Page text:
Salgueiro, native from Portugal and Spain, is a shrub that can reach up to 3 m high. The leaves are of a moderate width and have the underside with a fluff of hair that gives it a whitish appearance.
Primarily growing on a temperate biome, it is found on riverbanks, especially permanent torrential watercourses, with unstable banks, or temporary watercourses, thus needing permanent humidity and notwithstanding extreme temperatures. Populations are sparse and not very dense in the Guadiana basin; in the Sado basin they form continuous galleries; in the Xarrama River it is uncommon; but it is also present in the Tagus basin.
Usually very branched from the base, it is hand harvested with the help of secateurs between November and February. After being harvested, the bark is removed from the willow and later stripped and dried. To remove willow bark, for example, one may use a splint made from a thicker willow stick, folded in half. Before using it, it has to be soaked in water and always kept moistened while working with it.Traditionally, willow is used for crafting smaller-scale baskets.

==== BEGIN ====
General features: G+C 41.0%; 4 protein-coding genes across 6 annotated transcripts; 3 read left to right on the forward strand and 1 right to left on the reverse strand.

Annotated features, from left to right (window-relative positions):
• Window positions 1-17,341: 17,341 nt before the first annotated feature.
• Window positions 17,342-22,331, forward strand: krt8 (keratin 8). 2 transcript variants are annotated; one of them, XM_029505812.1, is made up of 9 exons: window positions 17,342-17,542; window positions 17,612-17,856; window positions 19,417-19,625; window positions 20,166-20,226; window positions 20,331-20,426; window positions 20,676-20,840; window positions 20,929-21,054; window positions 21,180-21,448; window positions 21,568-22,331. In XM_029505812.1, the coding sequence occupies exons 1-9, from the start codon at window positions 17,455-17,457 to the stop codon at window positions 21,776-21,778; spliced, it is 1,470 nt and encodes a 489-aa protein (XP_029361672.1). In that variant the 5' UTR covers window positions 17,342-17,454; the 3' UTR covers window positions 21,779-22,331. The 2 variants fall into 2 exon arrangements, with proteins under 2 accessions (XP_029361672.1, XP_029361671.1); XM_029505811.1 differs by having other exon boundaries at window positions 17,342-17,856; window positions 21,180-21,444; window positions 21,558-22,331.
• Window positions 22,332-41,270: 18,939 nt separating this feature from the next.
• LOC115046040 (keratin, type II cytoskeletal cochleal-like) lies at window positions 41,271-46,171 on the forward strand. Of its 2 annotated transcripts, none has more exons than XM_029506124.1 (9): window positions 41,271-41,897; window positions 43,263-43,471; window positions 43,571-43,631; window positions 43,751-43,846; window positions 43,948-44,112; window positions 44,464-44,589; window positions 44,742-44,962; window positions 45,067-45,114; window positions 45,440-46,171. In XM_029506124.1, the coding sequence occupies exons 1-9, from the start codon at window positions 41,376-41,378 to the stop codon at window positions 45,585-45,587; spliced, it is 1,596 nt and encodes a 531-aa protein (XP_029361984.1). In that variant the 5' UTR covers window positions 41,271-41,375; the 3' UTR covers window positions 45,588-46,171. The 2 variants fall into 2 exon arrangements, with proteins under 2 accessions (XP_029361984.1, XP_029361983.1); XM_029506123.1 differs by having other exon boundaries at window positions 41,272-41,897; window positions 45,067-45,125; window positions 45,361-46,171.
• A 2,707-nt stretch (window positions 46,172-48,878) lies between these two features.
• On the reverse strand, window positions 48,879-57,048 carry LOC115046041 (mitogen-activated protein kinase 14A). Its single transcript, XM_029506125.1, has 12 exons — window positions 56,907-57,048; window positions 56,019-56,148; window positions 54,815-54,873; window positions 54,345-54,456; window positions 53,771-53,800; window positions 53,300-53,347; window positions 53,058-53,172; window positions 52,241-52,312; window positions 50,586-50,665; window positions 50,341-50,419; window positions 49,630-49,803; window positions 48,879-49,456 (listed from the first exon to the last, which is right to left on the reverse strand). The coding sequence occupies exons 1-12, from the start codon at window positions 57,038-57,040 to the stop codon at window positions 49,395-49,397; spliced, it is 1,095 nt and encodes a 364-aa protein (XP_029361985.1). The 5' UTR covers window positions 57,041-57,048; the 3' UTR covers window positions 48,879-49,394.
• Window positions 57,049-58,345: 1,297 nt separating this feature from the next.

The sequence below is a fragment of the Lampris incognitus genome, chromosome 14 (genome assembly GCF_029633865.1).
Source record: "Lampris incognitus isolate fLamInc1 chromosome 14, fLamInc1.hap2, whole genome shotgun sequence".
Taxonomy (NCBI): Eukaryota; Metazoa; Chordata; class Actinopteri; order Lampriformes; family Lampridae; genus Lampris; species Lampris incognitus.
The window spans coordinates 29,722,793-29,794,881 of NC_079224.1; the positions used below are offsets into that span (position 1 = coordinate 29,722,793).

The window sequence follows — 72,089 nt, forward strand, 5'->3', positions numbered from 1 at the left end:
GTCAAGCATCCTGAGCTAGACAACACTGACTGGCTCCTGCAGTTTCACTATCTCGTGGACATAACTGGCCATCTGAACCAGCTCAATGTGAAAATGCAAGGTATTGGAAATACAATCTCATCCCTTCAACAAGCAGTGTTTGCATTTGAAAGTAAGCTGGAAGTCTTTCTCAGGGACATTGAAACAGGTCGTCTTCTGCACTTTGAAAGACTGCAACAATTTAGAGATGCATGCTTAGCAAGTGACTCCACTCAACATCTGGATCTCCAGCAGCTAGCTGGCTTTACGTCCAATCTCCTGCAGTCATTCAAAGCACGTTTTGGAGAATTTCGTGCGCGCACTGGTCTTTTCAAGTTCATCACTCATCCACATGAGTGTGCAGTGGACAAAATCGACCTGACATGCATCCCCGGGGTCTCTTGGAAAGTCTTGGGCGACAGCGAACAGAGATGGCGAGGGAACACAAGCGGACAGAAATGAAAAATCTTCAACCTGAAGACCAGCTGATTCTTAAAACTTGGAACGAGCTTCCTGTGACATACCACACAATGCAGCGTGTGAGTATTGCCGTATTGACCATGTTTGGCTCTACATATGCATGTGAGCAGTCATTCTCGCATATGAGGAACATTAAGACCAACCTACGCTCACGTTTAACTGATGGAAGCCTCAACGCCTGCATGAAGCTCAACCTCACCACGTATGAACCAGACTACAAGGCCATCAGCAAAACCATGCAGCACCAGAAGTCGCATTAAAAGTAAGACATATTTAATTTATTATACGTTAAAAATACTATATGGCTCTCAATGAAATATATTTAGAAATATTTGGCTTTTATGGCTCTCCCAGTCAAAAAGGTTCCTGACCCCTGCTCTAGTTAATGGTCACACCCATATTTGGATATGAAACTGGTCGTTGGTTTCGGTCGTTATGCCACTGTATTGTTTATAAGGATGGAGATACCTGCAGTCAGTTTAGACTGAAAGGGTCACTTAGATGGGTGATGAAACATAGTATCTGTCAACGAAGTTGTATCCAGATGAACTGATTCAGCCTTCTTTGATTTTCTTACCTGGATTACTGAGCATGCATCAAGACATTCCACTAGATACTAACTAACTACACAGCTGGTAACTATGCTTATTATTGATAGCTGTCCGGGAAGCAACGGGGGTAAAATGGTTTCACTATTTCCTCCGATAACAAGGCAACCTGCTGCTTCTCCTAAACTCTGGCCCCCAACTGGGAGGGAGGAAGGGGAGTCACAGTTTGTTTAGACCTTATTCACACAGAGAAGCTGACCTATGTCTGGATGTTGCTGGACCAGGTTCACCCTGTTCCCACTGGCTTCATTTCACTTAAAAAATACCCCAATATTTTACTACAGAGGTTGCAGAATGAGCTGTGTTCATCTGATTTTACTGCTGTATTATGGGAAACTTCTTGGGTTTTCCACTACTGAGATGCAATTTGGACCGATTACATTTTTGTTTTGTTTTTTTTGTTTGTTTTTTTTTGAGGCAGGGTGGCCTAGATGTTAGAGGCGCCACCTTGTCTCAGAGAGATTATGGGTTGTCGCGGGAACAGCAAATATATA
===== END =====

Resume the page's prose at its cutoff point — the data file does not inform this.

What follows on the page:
Alongside basket willow, it is one of the most flexible and versatile natural fibres for use in basket making, making it one of the most common raw materials used in fine basketry in Portugal. These baskets are traditionally associated with household use, like sewing, bread, fruit, cheese or picnic baskets, and, as such, they were traditionally crafted by women. Some of the threats found to this species is the habitat alteration due to degradation of the banks of watercourses, and the cutting to reduce bird populations that are harmful to agriculture in neighbouring fields. There are no industrial producers or suppliers and it is 100% biodegradable if not mixed with any chemical product or material.
Photo by Pedro Arsénio